The Australian Magpie is famous for its beautiful singing and is somewhat notorious for the swooping-attack behaviour of a minority of their number in the vicinity of nests with eggs or young. Magpies are a highly intelligent and social bird, and will readily befriend those who take the time to interact and develop trust with them. Less well known is the attentive and selfless parenting they give their young.
Around Apollo Bay (on the southern coast of Australia) magpie communities are plentiful. They tend to spend their life in and near their chosen territory. Their contribution to the morning birdsong is a joy. Readers of this blog have met Maggie before, a male magpie with whom I have developed a friendship. Being spring, Maggie has a youngster in tow again, learning the ropes and being spoilt by Dad with food and regular orientation tours of their territory. I have known Maggie for a few seasons now, and he boldly and engagingly takes food from my hand. He will also come to me when I call if he is in the neighbourhood.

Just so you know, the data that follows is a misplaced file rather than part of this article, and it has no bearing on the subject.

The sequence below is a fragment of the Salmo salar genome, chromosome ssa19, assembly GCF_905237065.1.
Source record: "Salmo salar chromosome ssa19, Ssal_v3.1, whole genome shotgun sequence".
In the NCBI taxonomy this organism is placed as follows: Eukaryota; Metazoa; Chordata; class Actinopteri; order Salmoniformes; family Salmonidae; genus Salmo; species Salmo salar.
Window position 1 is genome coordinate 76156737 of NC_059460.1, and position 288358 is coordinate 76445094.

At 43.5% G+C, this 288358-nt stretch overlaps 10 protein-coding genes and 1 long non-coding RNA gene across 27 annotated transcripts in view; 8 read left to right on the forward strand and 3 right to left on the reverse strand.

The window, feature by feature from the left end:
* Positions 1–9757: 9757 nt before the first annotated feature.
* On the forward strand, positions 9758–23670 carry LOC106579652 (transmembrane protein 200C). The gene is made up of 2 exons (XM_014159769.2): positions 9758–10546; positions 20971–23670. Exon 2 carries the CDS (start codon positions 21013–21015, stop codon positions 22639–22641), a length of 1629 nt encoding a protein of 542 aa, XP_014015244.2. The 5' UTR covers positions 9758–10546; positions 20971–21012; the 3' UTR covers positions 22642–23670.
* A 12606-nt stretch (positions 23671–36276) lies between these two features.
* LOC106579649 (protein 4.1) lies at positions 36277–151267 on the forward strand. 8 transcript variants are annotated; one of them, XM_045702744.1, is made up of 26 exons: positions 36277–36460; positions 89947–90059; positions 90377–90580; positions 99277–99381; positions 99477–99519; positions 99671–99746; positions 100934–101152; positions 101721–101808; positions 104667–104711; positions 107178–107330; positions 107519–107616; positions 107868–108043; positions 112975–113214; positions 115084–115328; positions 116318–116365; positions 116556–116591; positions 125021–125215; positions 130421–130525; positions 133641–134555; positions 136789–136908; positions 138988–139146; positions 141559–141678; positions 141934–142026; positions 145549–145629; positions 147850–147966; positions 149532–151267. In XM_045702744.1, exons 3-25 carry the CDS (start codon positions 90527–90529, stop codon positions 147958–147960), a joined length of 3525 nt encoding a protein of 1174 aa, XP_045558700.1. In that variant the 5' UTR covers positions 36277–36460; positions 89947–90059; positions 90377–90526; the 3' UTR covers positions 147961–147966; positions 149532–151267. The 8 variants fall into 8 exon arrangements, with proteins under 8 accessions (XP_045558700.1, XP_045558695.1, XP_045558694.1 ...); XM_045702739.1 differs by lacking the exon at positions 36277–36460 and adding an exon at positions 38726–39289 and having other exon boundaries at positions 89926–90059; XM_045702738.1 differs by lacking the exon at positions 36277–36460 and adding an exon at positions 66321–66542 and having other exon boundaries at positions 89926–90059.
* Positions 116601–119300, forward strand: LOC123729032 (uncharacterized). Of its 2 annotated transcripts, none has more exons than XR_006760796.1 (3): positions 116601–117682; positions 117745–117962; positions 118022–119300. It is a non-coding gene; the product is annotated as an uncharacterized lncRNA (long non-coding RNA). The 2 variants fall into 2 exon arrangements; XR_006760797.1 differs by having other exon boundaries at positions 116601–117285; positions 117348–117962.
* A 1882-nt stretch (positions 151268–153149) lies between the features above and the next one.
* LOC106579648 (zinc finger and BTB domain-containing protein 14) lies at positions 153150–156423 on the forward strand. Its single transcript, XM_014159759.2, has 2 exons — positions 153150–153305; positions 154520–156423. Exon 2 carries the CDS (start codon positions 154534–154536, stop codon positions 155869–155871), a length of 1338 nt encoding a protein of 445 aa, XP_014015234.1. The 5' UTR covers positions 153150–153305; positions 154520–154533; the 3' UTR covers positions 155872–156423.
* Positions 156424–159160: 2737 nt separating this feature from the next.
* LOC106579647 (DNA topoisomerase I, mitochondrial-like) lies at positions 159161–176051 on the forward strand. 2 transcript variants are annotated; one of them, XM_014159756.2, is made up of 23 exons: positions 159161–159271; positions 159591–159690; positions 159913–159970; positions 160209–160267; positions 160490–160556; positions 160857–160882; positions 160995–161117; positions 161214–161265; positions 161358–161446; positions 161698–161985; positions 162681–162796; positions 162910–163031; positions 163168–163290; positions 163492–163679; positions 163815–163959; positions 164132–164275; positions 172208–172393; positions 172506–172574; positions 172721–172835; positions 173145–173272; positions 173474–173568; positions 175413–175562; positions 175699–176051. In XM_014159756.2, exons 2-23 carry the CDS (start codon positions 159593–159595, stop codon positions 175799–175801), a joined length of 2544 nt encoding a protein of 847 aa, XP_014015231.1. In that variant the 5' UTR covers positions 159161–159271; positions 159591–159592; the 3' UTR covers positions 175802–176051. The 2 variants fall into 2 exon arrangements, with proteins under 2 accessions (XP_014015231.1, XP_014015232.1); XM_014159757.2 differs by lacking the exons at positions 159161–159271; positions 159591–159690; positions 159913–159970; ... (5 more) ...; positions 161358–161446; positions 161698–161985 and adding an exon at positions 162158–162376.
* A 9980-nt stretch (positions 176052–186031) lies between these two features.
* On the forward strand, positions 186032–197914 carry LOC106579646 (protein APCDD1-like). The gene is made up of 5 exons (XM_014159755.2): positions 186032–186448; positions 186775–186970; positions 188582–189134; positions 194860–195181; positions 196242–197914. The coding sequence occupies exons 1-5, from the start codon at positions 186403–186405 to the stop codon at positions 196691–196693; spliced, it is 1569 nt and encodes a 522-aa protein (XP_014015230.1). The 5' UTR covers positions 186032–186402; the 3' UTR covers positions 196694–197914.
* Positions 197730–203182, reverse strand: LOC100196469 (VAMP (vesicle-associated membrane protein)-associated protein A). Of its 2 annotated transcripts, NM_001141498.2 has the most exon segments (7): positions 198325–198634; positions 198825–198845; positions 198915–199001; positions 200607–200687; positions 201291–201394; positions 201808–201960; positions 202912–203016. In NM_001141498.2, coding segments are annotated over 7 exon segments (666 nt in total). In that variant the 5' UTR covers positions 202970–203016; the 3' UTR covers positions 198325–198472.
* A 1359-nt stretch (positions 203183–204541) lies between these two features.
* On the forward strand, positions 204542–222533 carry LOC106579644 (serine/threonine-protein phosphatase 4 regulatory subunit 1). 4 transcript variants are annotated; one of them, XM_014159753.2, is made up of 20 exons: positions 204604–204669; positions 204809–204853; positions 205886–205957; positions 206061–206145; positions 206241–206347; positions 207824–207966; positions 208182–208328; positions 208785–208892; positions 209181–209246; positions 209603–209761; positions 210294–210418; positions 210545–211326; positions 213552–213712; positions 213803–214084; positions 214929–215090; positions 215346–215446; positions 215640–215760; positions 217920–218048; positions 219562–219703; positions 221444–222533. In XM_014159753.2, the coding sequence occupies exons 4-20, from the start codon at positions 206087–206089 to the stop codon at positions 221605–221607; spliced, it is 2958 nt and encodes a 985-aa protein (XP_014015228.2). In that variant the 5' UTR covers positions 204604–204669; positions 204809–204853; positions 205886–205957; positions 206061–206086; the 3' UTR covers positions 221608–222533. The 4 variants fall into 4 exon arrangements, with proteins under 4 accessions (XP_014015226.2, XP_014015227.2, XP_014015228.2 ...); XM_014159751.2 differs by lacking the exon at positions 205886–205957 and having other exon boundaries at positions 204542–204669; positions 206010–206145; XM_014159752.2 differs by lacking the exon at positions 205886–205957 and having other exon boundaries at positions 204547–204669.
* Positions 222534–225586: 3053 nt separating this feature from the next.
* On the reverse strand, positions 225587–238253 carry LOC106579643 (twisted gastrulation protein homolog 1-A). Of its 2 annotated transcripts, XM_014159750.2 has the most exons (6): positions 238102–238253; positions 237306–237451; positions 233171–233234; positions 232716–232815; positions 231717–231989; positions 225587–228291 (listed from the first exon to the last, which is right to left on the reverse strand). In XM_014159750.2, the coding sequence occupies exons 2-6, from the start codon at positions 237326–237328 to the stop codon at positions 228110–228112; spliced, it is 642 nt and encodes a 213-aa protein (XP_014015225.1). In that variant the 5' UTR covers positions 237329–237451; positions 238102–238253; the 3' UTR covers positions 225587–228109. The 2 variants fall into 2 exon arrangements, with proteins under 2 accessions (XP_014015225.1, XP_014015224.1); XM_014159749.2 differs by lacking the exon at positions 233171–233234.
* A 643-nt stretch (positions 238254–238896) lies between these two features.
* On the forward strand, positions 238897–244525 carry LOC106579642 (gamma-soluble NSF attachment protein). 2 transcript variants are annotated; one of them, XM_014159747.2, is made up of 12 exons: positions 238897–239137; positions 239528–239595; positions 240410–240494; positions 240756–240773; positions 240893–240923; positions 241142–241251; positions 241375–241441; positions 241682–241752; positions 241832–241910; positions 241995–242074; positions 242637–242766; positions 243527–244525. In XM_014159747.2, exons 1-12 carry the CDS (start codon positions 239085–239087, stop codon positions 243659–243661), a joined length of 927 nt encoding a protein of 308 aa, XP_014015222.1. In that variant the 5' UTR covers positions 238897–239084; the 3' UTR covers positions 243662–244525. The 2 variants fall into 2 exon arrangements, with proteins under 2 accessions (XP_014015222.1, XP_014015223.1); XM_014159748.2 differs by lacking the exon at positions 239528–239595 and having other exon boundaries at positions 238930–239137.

I keep specially prepared food morsels in the fridge, which Maggie regularly enjoys. But with junior in tow, he will invariably give the first one or two offerings to his skinny and rowdy sidekick who is nearby but not too close, squawking, flapping his wings and holding his beak wide open waiting for food to be inserted.
This sequence of photos captures this routine on our deck a couple of days ago.